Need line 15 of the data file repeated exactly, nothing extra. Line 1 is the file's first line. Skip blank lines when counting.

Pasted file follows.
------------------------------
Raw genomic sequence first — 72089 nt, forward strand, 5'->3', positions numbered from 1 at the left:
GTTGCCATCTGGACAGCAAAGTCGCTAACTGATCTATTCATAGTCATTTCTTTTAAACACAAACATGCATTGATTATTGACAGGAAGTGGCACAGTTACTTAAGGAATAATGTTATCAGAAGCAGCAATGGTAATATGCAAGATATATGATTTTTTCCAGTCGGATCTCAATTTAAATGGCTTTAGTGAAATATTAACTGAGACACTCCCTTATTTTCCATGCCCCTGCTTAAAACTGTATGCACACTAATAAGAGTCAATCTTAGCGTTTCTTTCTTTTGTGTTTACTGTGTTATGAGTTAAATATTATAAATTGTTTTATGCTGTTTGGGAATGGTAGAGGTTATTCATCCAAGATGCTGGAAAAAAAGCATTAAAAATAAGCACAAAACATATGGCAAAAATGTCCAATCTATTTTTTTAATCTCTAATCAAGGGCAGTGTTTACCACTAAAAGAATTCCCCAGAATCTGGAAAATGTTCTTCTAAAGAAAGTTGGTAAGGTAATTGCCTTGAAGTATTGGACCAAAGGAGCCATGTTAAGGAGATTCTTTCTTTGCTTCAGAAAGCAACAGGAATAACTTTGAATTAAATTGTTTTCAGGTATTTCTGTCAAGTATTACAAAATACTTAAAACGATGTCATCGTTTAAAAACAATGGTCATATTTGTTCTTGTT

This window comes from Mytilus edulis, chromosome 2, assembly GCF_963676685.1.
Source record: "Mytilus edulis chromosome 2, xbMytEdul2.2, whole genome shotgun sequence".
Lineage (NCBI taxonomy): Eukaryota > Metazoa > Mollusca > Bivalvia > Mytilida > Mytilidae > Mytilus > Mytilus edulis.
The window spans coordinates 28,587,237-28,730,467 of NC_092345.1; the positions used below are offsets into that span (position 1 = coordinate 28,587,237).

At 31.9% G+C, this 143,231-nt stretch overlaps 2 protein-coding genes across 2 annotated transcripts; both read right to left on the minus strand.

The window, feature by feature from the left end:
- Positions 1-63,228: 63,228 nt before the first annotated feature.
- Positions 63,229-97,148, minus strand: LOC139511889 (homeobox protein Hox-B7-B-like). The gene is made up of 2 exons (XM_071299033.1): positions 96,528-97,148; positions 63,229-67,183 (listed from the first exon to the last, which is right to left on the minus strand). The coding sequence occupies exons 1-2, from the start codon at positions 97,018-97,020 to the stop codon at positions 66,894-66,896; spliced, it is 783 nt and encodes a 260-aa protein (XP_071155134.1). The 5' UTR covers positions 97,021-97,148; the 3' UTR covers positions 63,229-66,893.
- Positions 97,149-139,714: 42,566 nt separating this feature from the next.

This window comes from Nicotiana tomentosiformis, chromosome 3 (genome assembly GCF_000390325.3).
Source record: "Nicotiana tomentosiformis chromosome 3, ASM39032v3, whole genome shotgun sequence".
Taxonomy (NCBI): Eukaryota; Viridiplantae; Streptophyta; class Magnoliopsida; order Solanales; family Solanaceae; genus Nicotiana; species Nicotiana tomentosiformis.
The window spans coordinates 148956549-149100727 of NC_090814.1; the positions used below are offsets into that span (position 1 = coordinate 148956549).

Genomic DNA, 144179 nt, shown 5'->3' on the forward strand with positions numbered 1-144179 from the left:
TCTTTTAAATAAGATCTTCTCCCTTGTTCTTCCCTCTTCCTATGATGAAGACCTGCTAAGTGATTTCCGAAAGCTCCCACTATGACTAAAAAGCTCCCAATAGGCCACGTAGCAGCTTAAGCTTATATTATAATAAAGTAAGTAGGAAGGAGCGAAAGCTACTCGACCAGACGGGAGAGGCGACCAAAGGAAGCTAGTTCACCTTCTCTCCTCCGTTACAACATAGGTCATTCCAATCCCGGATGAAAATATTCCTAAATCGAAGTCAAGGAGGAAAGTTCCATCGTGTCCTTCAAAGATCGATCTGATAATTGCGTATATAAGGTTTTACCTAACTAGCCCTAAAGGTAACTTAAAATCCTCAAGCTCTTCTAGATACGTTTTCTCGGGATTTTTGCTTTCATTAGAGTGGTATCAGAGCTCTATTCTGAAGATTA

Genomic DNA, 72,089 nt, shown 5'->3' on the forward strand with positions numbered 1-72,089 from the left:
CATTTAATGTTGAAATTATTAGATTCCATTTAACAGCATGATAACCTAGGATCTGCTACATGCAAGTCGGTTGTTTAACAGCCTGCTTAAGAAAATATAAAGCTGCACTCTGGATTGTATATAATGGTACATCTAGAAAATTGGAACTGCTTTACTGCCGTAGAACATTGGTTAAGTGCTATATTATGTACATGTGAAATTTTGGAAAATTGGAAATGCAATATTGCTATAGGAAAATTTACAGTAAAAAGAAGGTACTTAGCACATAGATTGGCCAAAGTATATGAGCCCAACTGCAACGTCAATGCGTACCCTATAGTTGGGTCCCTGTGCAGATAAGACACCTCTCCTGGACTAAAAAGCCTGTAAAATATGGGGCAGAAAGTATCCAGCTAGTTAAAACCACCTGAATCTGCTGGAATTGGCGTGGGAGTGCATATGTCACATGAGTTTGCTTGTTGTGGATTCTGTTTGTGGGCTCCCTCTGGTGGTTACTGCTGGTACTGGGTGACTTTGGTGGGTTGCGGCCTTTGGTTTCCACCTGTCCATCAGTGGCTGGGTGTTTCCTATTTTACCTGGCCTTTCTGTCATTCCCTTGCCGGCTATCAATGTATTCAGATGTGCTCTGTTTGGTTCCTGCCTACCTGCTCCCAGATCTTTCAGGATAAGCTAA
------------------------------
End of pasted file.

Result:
The window spans coordinates 148956549-149100727 of NC_090814.1; the positions used below are offsets into that span (position 1 = coordinate 148956549).